Despite the villainous full-court press, Batman’s victory is so assured that no one is even worried about it. Clearly, something subversive has to happen to kick things out of superhero-movie business as usual and challenge Batman to his core. Would you believe … a giant swirling energy portal in the sky?
Batman v Superman is even more charged with theological language and iconography than Avengers: Age of Ultron. Even the Good Friday opening may not be an accident.
Above all, it’s the story of the incredible lengths to which the Make-a-Wish staff and volunteers go in order to create special experiences for long-suffering children to make up in some way for their lost childhood.
Why do we love costumed crusaders? Larger-than-life heroes fill a cultural niche occupied in the 1950s by gunslingers, in earlier centuries by Robin Hood and King Arthur, and in antiquity by the likes of Hercules, Perseus, and Odysseus.
The Dark Knight Rises is very nearly the thunderous finale that Christopher Nolan’s unprecedented super-hero trilogy needed after the pitch-black nihilism that Heath Ledger’s Joker brought to The Dark Knight … Yet something crucial is missing — a major omission that lingers over the whole trilogy, a question raised ever more insistently in all three films, and at best left unanswered, if not answered negatively.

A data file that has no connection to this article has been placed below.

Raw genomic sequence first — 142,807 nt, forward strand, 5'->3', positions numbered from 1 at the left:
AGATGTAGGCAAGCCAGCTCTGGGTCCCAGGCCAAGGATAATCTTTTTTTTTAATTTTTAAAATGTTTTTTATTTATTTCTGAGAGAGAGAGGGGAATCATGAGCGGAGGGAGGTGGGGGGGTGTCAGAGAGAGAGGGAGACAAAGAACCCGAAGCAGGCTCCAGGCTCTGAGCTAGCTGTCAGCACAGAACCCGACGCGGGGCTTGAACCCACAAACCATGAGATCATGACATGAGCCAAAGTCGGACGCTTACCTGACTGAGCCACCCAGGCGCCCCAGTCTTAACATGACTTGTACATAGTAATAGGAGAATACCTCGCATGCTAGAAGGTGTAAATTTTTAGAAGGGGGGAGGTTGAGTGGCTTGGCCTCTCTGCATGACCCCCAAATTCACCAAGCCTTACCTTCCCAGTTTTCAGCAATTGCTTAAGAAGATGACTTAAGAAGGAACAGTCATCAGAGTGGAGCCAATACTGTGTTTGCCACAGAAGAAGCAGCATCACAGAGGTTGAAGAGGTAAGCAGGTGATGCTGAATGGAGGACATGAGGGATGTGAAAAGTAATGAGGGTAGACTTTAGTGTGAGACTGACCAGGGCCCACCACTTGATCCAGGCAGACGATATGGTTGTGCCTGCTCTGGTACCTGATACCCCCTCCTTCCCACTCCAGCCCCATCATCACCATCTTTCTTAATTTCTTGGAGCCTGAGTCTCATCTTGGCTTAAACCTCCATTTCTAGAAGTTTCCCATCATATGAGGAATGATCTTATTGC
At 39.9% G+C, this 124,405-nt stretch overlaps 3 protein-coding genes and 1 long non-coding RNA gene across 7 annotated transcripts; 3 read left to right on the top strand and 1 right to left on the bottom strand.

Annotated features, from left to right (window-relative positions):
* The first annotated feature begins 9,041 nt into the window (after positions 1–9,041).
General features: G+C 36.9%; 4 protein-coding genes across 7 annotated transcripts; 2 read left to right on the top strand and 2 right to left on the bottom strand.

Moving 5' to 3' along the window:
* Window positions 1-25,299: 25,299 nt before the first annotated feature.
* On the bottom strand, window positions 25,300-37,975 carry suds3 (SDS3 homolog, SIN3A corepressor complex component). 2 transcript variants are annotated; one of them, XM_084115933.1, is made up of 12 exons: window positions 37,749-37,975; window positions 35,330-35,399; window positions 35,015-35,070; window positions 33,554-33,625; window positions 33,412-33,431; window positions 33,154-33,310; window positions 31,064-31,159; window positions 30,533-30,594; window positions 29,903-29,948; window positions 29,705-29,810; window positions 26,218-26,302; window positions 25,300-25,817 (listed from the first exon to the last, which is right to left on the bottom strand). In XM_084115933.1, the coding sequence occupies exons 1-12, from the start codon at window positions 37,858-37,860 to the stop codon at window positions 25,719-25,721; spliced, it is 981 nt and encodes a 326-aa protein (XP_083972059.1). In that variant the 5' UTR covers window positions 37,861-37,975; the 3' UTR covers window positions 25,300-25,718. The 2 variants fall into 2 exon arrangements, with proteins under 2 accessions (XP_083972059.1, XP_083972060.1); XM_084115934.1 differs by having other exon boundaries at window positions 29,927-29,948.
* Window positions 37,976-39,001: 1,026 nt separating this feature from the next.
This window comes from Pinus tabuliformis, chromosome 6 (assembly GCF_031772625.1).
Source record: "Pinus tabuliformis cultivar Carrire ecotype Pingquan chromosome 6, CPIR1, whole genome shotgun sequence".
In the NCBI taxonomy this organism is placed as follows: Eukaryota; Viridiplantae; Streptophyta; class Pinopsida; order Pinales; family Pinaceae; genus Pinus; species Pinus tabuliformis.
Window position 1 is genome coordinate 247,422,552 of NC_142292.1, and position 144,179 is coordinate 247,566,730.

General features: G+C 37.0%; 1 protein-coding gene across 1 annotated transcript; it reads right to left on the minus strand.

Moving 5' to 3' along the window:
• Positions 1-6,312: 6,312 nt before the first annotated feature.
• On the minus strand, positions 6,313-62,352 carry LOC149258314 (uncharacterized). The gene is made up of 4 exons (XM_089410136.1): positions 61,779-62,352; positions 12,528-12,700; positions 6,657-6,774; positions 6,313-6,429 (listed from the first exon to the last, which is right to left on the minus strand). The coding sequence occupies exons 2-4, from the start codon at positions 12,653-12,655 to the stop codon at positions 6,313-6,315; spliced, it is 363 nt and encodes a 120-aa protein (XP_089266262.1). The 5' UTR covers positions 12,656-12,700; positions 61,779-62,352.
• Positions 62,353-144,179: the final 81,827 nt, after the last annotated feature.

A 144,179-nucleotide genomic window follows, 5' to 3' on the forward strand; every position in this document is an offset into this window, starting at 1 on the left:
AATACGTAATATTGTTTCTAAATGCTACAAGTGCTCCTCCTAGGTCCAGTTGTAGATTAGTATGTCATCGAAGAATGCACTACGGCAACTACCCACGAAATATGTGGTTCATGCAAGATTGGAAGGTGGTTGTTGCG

By rights, pulp heroes like Batman and James Bond belong to this world of escapism, not the world of The Godfather. Bond was even one of the original inspirations for Indiana Jones. (“I’ve got something better than James Bond” was how Lucas pitched the character to Steven Spielberg.) Now, though, the boundaries are becoming less clear.
So deeply does The Dark Knight delve into the darkness that lurks in the hearts of men that it comes almost as a shock, bordering on euphoria, to find that it maintains a tenacious grip onto hope in the human potential for good.
Critics adored Batman for its eccentric, Burtonesque take on a pop-culture icon, for its moody, noirish gothic art-deco Gotham City, and of course for Jack Nicholson’s showy performance as the Joker. Comic-book fans, meanwhile, appreciated the film for rescuing the Dark Knight from the over-the-top camp comedy of the 1960s series and making him suitably dark and brooding. For all that, though, the film’s flaws are hard to overlook.
It’s tempting to call Batman Begins the Citizen Kane of super-hero movies; at any rate, it’s the closest thing so far.
Copyright © 2000– Steven D. Greydanus. All rights reserved.